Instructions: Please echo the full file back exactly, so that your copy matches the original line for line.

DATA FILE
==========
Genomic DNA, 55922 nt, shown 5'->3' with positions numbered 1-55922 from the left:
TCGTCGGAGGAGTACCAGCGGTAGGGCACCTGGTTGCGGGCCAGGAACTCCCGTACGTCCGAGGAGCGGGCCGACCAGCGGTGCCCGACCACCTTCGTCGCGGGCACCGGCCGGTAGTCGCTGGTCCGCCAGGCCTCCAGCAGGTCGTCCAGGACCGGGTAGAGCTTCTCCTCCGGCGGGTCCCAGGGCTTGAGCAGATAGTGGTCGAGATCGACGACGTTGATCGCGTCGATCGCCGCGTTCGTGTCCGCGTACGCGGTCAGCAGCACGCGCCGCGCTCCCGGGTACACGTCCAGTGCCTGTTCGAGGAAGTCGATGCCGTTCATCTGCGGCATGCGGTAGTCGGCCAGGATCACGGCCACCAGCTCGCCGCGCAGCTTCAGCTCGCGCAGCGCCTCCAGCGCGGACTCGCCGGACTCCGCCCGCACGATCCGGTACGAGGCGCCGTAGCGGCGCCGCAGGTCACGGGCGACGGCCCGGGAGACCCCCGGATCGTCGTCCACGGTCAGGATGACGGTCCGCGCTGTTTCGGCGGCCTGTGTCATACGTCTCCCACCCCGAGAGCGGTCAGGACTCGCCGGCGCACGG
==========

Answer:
Genomic DNA, 55922 nt, shown 5'->3' with positions numbered 1-55922 from the left:
TCGTCGGAGGAGTACCAGCGGTAGGGCACCTGGTTGCGGGCCAGGAACTCCCGTACGTCCGAGGAGCGGGCCGACCAGCGGTGCCCGACCACCTTCGTCGCGGGCACCGGCCGGTAGTCGCTGGTCCGCCAGGCCTCCAGCAGGTCGTCCAGGACCGGGTAGAGCTTCTCCTCCGGCGGGTCCCAGGGCTTGAGCAGATAGTGGTCGAGATCGACGACGTTGATCGCGTCGATCGCCGCGTTCGTGTCCGCGTACGCGGTCAGCAGCACGCGCCGCGCTCCCGGGTACACGTCCAGTGCCTGTTCGAGGAAGTCGATGCCGTTCATCTGCGGCATGCGGTAGTCGGCCAGGATCACGGCCACCAGCTCGCCGCGCAGCTTCAGCTCGCGCAGCGCCTCCAGCGCGGACTCGCCGGACTCCGCCCGCACGATCCGGTACGAGGCGCCGTAGCGGCGCCGCAGGTCACGGGCGACGGCCCGGGAGACCCCCGGATCGTCGTCCACGGTCAGGATGACGGTCCGCGCTGTTTCGGCGGCCTGTGTCATACGTCTCCCACCCCGAGAGCGGTCAGGACTCGCCGGCGCACGG